(Edit - This seems to be a polarising question, with equal votes both up and down (currently 16-16). I am beginning to suspect that in the US this may seem a sarcastic question, since 'folks' is in more common usage there. However, the question was asked in good faith.)
I have noticed that many senior members of the community (both volunteer and employee) use the word 'folks' where I, personally, would naturally use the word 'people' or use a more passive voice.
Many folks seem confused right now
--> Many people seem confused right now
--> There seems to be a lot of confusion right now
I understand that it helps guard against using less inclusive language ("You guys..." would be an obvious example) but in many cases it feels a bit forced, so I was wondering if this has been mandated or whether it is just a convention that has evolved over time.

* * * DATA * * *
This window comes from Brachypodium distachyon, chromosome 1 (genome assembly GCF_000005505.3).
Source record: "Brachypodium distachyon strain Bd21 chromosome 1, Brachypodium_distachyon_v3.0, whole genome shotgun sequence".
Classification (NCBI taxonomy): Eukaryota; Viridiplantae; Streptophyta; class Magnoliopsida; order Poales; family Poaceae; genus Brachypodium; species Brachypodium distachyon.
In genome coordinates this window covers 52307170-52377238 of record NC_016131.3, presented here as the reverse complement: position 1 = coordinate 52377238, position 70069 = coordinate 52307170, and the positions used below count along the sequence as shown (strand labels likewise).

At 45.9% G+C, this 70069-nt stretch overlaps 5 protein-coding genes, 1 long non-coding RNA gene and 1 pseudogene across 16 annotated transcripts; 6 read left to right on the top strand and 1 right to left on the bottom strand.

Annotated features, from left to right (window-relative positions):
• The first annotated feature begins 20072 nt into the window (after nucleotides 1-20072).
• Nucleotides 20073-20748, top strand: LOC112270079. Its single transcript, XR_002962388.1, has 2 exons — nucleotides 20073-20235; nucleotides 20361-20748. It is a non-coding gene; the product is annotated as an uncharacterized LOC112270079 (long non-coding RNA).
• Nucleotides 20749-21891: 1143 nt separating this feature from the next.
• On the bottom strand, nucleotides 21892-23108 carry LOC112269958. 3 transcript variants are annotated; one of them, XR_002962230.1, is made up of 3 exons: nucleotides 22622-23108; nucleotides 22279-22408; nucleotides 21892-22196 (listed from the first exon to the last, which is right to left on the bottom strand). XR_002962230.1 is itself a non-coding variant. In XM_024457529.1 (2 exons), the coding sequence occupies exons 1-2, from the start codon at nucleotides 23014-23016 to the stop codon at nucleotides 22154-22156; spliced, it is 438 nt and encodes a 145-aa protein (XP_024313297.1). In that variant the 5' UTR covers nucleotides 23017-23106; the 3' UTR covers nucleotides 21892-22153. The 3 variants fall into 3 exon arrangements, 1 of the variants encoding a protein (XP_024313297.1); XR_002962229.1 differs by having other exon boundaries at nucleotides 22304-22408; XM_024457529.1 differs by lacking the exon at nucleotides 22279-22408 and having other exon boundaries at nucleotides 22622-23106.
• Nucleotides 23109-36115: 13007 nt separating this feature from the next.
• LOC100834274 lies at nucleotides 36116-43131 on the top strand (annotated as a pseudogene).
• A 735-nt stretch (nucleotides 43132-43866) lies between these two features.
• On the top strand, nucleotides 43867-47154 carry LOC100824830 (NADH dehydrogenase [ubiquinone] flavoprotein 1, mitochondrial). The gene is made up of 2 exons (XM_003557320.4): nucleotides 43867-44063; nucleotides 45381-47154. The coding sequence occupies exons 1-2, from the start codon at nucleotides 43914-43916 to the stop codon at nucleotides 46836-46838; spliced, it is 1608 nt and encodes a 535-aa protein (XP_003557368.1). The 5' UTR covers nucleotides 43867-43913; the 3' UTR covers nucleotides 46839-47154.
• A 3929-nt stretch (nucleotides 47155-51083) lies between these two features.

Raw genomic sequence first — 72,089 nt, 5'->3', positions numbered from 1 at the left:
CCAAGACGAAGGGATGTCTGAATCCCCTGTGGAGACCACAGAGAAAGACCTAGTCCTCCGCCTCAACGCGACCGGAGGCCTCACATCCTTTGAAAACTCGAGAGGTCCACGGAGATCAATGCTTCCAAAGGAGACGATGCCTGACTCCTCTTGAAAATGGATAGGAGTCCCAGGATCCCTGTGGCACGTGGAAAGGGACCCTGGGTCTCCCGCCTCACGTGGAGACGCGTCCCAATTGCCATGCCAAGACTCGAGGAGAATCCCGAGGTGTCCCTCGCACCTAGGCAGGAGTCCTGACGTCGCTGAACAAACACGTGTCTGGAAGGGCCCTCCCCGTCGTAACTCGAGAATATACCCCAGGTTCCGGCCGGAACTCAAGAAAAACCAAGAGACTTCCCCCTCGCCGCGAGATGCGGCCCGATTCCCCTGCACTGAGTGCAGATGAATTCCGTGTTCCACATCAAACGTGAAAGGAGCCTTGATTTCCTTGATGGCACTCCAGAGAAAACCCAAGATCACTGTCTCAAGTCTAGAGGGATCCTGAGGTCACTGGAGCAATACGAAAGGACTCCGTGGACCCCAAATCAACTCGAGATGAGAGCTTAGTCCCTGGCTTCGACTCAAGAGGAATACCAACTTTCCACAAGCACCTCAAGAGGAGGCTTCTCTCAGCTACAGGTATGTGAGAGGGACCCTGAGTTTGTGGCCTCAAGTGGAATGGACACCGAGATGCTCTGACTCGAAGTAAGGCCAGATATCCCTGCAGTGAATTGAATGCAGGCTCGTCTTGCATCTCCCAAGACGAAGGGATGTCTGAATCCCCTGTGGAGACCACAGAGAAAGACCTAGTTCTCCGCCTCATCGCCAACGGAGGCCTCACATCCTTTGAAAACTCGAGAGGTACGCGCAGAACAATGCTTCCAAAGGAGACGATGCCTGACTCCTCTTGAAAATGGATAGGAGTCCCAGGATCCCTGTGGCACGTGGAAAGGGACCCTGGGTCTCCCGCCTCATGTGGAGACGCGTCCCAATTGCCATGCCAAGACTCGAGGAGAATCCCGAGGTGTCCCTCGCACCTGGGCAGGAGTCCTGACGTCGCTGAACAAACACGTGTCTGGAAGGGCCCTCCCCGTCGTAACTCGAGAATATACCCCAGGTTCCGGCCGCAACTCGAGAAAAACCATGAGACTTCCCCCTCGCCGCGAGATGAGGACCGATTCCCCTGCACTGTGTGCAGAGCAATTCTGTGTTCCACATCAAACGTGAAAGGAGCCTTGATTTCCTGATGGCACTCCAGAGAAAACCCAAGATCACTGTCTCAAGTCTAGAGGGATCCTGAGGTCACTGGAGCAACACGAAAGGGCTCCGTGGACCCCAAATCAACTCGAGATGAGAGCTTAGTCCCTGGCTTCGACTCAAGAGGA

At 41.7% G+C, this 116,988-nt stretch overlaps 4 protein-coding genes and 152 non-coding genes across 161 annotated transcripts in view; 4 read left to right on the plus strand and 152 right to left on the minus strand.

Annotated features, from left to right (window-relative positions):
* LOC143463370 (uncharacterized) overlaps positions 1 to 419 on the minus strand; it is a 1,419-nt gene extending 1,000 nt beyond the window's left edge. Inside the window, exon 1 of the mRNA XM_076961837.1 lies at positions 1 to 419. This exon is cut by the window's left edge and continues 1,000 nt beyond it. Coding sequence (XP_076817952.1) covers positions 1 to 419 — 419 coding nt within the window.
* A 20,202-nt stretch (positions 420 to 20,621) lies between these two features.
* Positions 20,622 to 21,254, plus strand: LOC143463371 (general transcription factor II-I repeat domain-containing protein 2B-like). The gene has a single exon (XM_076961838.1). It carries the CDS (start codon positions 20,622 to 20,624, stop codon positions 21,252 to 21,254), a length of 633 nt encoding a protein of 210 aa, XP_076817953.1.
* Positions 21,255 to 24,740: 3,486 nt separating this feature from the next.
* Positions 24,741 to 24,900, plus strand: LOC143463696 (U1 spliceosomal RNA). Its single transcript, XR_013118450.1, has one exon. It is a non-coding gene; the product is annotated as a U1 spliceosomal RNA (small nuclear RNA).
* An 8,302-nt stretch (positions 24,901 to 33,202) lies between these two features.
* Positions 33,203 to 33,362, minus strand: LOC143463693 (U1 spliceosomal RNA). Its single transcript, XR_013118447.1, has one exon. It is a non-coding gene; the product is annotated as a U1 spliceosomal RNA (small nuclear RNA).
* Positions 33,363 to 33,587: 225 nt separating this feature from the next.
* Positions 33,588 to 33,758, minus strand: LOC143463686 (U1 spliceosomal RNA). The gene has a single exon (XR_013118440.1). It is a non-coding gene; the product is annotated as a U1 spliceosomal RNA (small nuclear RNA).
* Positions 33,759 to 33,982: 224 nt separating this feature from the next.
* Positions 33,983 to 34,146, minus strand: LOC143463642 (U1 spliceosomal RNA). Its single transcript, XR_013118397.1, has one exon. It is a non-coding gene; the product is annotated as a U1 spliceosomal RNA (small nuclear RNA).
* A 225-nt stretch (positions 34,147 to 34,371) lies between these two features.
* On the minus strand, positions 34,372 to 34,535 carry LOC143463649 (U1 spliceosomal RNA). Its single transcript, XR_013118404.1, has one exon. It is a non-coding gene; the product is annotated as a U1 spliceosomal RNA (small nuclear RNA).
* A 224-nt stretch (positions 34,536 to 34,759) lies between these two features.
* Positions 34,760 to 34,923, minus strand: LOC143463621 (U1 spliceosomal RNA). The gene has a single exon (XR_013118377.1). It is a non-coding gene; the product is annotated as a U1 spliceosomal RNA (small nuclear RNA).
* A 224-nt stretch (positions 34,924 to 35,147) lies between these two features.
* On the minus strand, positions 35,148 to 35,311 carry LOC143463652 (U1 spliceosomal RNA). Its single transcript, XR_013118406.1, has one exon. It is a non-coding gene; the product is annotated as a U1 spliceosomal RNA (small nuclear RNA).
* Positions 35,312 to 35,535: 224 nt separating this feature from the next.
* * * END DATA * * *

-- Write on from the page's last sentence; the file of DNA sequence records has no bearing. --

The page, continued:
If it was a conscious decision, what was the thinking behind it? Could I accidentally disenfranchise or potentially even hurt someone by using 'people' or the passive? Is it documented anywhere?
Furthermore how was this change effected? Was it achieved with less friction than the currently proposed changes in the CoC?